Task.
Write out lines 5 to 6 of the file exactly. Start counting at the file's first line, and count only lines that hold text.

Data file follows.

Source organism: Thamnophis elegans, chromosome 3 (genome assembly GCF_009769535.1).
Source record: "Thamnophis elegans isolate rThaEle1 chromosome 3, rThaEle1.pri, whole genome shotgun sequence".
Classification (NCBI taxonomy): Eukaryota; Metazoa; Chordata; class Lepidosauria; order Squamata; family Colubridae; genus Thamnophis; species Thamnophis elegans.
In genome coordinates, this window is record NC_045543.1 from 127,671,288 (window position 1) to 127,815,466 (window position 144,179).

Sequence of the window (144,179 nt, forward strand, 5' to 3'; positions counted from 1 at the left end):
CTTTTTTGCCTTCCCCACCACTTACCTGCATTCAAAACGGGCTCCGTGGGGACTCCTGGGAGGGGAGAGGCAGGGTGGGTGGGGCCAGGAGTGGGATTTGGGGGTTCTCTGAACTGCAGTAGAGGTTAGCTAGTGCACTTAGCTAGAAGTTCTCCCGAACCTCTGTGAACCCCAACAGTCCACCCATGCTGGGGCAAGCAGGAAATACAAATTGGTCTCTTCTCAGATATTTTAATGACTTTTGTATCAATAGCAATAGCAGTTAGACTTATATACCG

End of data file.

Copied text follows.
Sequence of the window (144,179 nt, forward strand, 5' to 3'; positions counted from 1 at the left end):
CTTTTTTGCCTTCCCCACCACTTACCTGCATTCAAAACGGGCTCCGTGGGGACTCCTGGGAGGGGAGAGGCAGGGTGGGTGGGGCCAGGAGTGGGATTTGGGGGTTCTCTGAACTGCAGTAGAGGTTAGCTAGTGCACTTAGCTAGAAGTTCTCCCGAACCTCTGTGAACCCCAACAGTCCACCCATGCTGGGGCAAGCAGGAAATACAAATTGGTCTCTTCTCAGATATTTTAATGACTTTTGTATCAATAGCAATAGCAGTTAGACTTATATACCG